Comparative effectiveness research is about information. And information is essential to good decision making. Those two statements don’t sound groundbreaking, but with all the recent debate about CER, I am starting to wonder.
CER is a small but significant piece of the larger effort to reform the nation’s health care system. The various reform bills in Congress all feature the creation of a new organization or activity to rationalize and strategically organize CER. This is an important step toward improving clinical quality and reducing cost in the United States. More and better-organized information will enhance clinical interactions and improve decision making for physicians.
The policy interest in CER is driven by its ability to “bend the cost curve” while improving quality. It is not a secret that there are large variations in health care practice; some areas of the country spend a lot more than others, and these variations are not associated with improved quality. The Dartmouth Atlas group has reported this data for some time now, and Atul Garande recently crystallized it into a compelling narrative in The New Yorker.
The argument for CER is that a lot of the variation in medical practice results from large evidence gaps and a failure to translate available evidence into clinical practice. Without this evidence, decision making may be more easily influenced by other factors—financial incentives, medico-legal worries, traditional practice, specialty biases, etc. The idea that doctors frequently make decisions based on financial incentives counter to a patient’s interest is absurd, but non-clinical considerations have influence when there is ambiguous evidence in a system designed to maximize margins. If we had more quality information on what works, we could eliminate the wasteful interventions that constitute up to one-third of health care spending by some estimates.
The lack of a comprehensive CER strategy leaves many gaps in our knowledge. Take low-risk prostate cancer. The Institute of Medicine named this cancer one of the initial 100 CER priority areas. Why? There are a number of treatment options available—active surveillance, surgery, and a variety of radiotherapies—and prostate cancer is the number one cancer diagnosed in men, but there are no good data on which treatment is best! Numerous men ask questions about the comparative benefits and side effects of these treatments every day ,and yet we have never compared them all to each other in randomized trials. Our current fragmented research enterprise has never created the incentive to do so, leaving training bias and dogma in place of actual data. When good research is available, it is usually slow to inform clinical practice. A study published in the New England journal showed that only 55 percent of people receive recommended care.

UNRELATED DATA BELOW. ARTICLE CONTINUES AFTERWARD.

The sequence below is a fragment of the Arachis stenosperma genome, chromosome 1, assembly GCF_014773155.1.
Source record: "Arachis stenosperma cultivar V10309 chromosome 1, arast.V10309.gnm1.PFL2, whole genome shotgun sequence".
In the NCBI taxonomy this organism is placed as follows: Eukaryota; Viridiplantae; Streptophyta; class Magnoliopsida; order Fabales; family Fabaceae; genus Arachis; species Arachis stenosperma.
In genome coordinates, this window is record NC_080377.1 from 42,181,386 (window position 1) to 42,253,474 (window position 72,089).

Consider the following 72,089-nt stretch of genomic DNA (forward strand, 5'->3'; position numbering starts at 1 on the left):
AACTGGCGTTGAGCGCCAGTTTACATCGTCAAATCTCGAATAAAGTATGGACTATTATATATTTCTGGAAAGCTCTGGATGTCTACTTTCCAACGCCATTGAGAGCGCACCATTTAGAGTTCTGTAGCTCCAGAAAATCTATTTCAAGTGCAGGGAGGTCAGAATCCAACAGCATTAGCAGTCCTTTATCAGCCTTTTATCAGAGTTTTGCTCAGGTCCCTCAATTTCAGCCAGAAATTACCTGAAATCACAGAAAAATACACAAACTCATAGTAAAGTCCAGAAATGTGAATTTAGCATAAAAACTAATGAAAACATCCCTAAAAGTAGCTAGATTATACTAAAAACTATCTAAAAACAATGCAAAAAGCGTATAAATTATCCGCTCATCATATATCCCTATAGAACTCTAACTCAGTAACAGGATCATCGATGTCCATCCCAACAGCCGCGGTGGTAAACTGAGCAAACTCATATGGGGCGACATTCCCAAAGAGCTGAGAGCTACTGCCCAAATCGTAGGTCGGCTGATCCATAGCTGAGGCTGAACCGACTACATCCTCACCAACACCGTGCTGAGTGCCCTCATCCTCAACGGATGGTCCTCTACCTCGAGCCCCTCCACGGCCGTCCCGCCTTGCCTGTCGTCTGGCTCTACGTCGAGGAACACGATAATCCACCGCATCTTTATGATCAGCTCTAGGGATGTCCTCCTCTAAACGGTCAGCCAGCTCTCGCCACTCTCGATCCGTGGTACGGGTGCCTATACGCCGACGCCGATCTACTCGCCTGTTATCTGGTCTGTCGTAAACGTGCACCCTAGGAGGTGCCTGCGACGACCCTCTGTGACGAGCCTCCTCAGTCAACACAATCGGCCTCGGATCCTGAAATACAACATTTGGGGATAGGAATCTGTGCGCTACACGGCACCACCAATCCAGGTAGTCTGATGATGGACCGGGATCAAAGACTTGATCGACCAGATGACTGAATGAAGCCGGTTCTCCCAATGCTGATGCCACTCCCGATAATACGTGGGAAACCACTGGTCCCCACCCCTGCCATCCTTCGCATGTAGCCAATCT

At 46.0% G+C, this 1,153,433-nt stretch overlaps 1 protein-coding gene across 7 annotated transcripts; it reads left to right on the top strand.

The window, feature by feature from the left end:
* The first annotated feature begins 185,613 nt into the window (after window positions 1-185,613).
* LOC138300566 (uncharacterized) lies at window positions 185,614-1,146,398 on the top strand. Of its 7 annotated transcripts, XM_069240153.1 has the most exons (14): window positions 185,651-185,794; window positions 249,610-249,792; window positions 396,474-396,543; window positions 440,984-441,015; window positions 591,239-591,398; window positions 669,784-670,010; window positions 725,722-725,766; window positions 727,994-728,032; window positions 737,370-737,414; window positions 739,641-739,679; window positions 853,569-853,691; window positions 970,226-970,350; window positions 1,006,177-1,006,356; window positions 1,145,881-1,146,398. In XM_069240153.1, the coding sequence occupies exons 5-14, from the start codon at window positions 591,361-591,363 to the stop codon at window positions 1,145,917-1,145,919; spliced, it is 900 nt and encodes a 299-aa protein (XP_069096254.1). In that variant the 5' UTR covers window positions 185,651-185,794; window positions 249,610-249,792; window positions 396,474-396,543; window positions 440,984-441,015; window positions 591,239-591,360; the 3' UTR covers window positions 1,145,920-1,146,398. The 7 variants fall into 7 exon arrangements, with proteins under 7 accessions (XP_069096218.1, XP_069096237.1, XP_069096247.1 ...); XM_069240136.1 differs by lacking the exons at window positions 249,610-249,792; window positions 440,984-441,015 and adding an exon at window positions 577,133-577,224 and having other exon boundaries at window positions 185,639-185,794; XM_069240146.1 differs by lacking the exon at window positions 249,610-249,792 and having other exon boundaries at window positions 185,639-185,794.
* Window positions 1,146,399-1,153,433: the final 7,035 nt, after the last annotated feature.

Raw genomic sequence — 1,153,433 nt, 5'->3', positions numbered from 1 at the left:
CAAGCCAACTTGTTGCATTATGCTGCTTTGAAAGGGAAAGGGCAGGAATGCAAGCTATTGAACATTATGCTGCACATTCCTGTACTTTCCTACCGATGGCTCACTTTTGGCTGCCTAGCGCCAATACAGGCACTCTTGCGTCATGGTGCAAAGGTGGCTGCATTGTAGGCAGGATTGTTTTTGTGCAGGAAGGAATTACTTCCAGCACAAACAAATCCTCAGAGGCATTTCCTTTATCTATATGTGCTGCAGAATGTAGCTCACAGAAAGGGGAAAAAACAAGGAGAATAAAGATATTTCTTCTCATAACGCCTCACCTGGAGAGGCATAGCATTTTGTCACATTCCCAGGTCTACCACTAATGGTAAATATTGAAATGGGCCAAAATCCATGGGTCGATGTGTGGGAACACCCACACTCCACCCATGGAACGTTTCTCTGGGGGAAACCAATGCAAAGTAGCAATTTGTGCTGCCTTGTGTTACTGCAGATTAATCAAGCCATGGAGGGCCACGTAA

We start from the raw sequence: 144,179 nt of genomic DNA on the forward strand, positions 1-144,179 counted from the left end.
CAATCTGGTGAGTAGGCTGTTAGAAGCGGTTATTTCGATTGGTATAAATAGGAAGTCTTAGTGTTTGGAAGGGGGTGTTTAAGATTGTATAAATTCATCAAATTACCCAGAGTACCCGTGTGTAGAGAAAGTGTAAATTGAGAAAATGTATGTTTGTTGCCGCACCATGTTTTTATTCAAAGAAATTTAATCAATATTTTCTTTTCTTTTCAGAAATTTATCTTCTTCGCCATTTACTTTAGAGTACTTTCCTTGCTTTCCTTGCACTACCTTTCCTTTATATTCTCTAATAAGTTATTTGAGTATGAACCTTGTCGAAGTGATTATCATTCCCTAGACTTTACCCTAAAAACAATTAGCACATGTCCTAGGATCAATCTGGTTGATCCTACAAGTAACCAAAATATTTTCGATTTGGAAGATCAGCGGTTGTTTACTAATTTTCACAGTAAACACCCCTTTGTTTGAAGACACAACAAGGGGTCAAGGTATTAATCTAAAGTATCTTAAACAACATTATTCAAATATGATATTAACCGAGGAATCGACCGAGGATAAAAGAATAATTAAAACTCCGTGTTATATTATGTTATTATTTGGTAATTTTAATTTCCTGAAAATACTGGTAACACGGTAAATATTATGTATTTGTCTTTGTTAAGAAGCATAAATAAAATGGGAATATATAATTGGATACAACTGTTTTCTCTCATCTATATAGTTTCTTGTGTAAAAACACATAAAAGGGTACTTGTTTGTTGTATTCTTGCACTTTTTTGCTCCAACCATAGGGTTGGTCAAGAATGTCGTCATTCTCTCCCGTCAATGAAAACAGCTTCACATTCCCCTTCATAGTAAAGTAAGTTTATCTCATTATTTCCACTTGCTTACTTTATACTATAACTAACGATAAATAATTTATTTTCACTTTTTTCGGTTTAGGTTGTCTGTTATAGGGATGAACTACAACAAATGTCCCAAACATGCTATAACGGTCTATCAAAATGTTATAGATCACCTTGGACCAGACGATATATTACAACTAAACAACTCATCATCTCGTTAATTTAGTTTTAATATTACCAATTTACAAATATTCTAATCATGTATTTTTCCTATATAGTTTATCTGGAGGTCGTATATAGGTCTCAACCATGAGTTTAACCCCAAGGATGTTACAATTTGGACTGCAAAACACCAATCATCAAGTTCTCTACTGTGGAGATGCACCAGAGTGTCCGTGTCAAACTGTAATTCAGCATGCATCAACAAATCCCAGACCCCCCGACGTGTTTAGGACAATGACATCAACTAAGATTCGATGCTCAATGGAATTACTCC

Much of the pushback against CER has been to say that it will allow “the government to get in the middle of the doctor-patient relationship.” How so? The doctor-patient relationship is about developing rapport based on mutual trust and respect. New investments in CER deal with the generation, compilation, and distribution of information. Having more information will not erode rapport, but enhance it. I’m sure the next patient that I see with low-risk prostate cancer would be much happier and more confident in our relationship if a focus on CER enabled me to accurately discuss the plusses and minuses of various treatment options. They would then be able to make more informed decisions based on their personal values. A comprehensive CER strategy that helps fill information gaps would not make government the decision maker. Instead, patients would be empowered—armed with better information and council from their physicians.
Another erroneous suggestion is that CER will lead to “one size fits all” medicine. On the contrary, a robust CER enterprise would aid the development of personalized medicine. As medicine becomes more individualized, larger data sets and new methodologies will be needed to determine the influence of personal factors—such as demographics or genetic signatures—on treatment and outcome. These studies cannot be done by individual researchers but require collaborations and an enhanced research infrastructure.
Current medical knowledge is limited by large gaps and difficulties translating new findings into practice. These limitations lead to variations in practice that don’t correlate with quality and open the door to other influences. A robust CER enterprise would seek to address these issues by compiling available information, identifying evidence gaps, generating new evidence, developing alternative research methodologies, and disseminating medical information for implementation into clinical practice. More and better information—who could argue with that?
Brian Alexander, MD, is a resident in the Harvard Radiation Oncology Program and a former White House Fellow.
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